Friday, August 24, 2007
Pork chop and sake-miso sauce
One of my favorite templates for a sauce is the one used in Mark Bittman's The Minimalist Cooks Dinner for "Pork Cutlet with Miso-Red Wine Sauce" (past variations on this dish can be found here, here and here). Mixing a cup of liquid and two tablespoons of miso is ridiculously easy, and the taste when one is done is excellent and downright complex in some cases (depending on the specific ingredients).
Saturday night I tried a new variation. My one "complaint" with this recipe is that it makes a lot of sauce, so this time I halved the amounts to half a cup of sake and one tablespoon of white miso. The sake I used was Momokawa's Ruby sake, a type that straddles the line between sweet and dry (leaning ever so slightly over into the "sweet" camp). As the sauce was reducing, I added about a tablespoon of unsalted butter and some shredded sweet basil leaves from the garden. This was poured over an inch-thick pork chop that had been liberally seasoned with salt and cracked black pepper, then pan-seared on both sides. I served the pork chop with some leftover homemade bread from last Friday's dinner at Lala's house; the bread had been intended to be French bread but it turned out lighter than that. I reasoned that it should still be good for sopping up the sauce (and even better than noodles or pasta for that purpose).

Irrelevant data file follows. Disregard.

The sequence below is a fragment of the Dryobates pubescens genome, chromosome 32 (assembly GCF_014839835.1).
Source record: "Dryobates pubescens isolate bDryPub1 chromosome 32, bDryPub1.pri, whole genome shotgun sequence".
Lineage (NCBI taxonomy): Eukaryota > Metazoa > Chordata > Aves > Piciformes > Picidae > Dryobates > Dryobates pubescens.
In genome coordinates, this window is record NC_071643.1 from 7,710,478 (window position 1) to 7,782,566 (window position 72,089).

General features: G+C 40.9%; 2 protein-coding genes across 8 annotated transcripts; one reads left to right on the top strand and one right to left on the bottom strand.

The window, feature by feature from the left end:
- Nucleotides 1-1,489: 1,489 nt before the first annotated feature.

The results were excellent, one of the best versions of this recipe family that I've had yet. The sauce was rich but not overly heavy, the thick pork chop stood up to the sauce admirably, and the not-so-French bread made sure no drop of sauce went to waste. Well, ok, not all of the miso was totally taken into the sauce (you can see the lumps in the photo), but the infusion of butter, while doubtlessly not necessary, did a great job of smoothing the flavors out. The basil added that little extra zing.